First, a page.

Curtis Eriksmoen, Published December 01 2012
Eriksmoen: Acclaimed journalist born, raised in North Dakota
After graduating with a master’s degree, Jana Bommersbach began writing for the Arizona Republic newspaper in Phoenix. While there, she learned about the killing of “Sammy” Samuelson, who was from White Earth, N.D., and her roommate Anne LeRoi. A close friend and one-time roommate of the two dead women, Winnie Ruth Judd, was convicted and sentenced to life for the murder of LeRoi.
The killings took place in Phoenix, but the bodies were discovered inside trunks in Los Angeles on Oct. 18, 1931, two days after the slayings. Samuelson’s body was cut into three pieces so it would fit in a trunk.
Judd spent nearly 40 years in prison and the state mental institution before she was freed.
Bommersbach discovered new evidence suggesting Judd did not dispose of the bodies and likely did not kill the women. Because the chief suspect had high political connections, Bommersbach was warned she should stop her investigation, which was nearly 60 years after the crime.
Bommersbach was born Dec 5, 1945, in Hankinson to Rudy and Willetta “Willie” (Peterschick) Bommersbach. Rudy worked for the railroad and moved his family in 1952 to Gwinner, where he and Willie purchased a bar. He began selling farm equipment in the mid-1960s for Melroe Manufacturing and was named “Melroe Man of the Year” in 1974.
While attending elementary school in Gwinner, Jana was bullied by another student because a “fire-breathing pastor delivered a sermon denouncing (her) father, who owned the local liquor store and bar.” Although Jana believes bullying is wrong and has destroyed many people’s lives, she claimed it “helped make me the woman I am today.”
After graduating from North Sargent High School in 1963, Bommersbach enrolled at the University of North Dakota. She majored in journalism, played saxophone for the UND band, acted with the Dakota Playmakers and edited the school’s literary magazine, Tyro. She graduated with honors in three years in 1966.
Bommersbach landed a job with the Flint Journal in Michigan shortly after graduating. While there, she won the first of her many national journalism awards. In 1969, she began her master’s program at the University of Michigan and was elected graduate student body president.
When Bommersbach received her degree in 1971, she accepted an offer to work at the Arizona Republic in 1972.
During her time at the Republic, Bommersbach ran across information that made her question the verdict in the Judd murder case.
One of her friends was Peggy Goldwater, daughter of long-time U.S. Sen. Barry Goldwater. Peggy relayed Bommersbach’s request to her father for an interview about the Judd case. The senator fired back, “You tell that girl to leave that alone.” This signaled to Bommersbach that there were hidden facts people in high places wanted to remain hidden.
In 1978, Bommersbach left the Republic to work for the Phoenix New Times, a weekly newspaper. Through this paper, she had an opportunity to venture into television. In 1984, she was a founding member of the public affairs show “Horizons” on the local PBS station. From 1988 to 1990, she was also editor of the New Times.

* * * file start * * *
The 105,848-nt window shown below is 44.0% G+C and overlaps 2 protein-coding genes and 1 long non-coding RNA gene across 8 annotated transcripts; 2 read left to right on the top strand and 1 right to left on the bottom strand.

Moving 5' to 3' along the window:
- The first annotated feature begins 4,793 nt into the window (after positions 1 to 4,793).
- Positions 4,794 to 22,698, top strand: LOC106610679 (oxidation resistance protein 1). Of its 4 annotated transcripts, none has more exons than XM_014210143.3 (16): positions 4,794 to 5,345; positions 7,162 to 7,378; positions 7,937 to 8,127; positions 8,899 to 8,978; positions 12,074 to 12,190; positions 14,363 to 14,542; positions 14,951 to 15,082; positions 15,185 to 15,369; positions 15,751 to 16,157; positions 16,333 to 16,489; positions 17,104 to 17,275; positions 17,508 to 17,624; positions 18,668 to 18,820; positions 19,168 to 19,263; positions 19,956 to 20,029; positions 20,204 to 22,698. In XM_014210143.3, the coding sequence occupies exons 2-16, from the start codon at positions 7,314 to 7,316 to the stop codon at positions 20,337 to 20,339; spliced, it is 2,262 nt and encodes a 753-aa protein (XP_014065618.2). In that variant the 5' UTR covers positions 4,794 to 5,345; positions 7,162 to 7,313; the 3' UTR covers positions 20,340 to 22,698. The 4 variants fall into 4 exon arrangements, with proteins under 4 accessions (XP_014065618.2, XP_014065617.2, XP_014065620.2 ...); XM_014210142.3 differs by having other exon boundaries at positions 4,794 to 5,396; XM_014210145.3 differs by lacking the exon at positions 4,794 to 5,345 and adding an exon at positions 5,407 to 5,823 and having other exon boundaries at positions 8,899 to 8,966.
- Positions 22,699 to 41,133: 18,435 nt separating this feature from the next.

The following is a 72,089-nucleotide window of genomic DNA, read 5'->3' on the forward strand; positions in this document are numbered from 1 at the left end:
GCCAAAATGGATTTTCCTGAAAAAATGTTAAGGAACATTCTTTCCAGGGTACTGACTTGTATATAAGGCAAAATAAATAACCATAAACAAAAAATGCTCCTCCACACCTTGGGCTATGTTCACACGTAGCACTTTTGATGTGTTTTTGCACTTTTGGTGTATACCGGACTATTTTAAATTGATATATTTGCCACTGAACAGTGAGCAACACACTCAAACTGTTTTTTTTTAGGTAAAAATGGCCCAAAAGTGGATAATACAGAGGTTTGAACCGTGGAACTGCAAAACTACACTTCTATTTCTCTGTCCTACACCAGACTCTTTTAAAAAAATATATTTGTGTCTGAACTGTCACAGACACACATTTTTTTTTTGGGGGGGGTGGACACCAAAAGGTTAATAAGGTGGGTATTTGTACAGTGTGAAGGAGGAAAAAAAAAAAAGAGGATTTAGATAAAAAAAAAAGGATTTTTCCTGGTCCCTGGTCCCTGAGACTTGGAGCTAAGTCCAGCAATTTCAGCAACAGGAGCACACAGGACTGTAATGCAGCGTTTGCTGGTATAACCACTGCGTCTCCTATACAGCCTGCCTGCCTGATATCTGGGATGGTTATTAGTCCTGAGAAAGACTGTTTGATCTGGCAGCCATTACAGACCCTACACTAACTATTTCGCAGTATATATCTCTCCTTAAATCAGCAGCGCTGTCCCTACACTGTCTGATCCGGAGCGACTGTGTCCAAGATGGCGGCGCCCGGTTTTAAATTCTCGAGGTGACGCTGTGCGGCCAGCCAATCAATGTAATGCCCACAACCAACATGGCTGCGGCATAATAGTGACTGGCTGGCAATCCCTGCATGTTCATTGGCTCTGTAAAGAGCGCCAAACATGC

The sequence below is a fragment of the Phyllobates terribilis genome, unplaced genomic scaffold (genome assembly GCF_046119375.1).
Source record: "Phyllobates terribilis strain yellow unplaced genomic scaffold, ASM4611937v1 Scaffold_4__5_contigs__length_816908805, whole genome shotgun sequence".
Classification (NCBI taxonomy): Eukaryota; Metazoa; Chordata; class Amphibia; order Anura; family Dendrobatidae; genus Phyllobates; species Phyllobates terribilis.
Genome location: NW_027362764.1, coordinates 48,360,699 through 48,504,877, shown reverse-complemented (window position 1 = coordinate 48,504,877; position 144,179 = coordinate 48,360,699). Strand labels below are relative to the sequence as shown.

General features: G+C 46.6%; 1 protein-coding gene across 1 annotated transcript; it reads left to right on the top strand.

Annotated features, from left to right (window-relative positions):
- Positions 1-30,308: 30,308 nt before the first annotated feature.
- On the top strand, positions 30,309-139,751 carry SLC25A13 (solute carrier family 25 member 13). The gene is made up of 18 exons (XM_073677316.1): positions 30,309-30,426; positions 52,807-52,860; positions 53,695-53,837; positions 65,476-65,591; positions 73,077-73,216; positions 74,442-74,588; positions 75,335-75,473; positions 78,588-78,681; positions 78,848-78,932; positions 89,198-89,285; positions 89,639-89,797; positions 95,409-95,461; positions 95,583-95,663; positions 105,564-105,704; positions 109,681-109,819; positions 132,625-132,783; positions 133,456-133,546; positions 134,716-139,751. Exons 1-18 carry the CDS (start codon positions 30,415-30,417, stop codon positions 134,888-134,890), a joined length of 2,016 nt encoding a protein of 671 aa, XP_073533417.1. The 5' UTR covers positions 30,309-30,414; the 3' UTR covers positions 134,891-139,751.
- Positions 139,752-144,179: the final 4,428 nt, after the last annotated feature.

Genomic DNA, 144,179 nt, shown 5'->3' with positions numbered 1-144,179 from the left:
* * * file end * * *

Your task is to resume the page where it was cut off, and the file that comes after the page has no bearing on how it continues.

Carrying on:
During her 12 years with the paper, Bommersbach continued to pursue the Judd case. Her big break came when she entered the office of Phoenix attorney Larry Debus. On his wall he had a plaque with the name “Winnie Ruth Judd” on it. Debus was the attorney who got Judd released in 1971. Judd found that Debus believed Judd was innocent. Debus kept in contact with Judd. Bommersbach asked Debus agreed to ask Judd if Bommersbach could interview her. As she amassed more material, Bommersbach resigned as New Times editor to devote full time to her book.
“The Trunk Murderess” was published in 1992 and became a best-seller. In the book, Bommersbach pointed out that the murderer was most likely Jack Halloran, Judd’s married lover. Halloran, a wealthy lumber yard owner, had important legal, political and police department connections.
In 1991, Bommersbach began to freelance as a writer and, until 2010, had a regular column for Phoenix magazine. In 1997, Bommersbach published another true murder mystery titled “Bones in the Desert.” In January 2002, she became a regular columnist for True West Magazine.
Among Bommersbach’s numerous awards are the Don Bolles Award for Investigative Reporting (several times), the Arizona Distinguished Award, and the Toastmaster International Communication and Leadership Award. She has been named the Arizona Journalist of the Year, The Nation’s Top City Magazine Columnist (twice), and has received public television awards for her commentaries (twice). Jana was inducted into the Order of the Silver Key by the Society of Professional Journalists and the Arizona Press Club has recognized her for her “lifetime of achievement.”
In 2010, “The Trunk Murderess” was selected as the top book by an Arizona association of public and school libraries, colleges, and museums.
She will release two new books in 2013: a historical novel titled “They Called Me Cattle Kate” and a children’s book about a squirrel in her parents’ backyard in Hankinson.
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“Did You Know That” is written by Curt Eriksmoen and edited by Jan Eriksmoen of Fargo. Send your suggestions for columns, comments or corrections to the Eriksmoens at: firstname.lastname@example.org.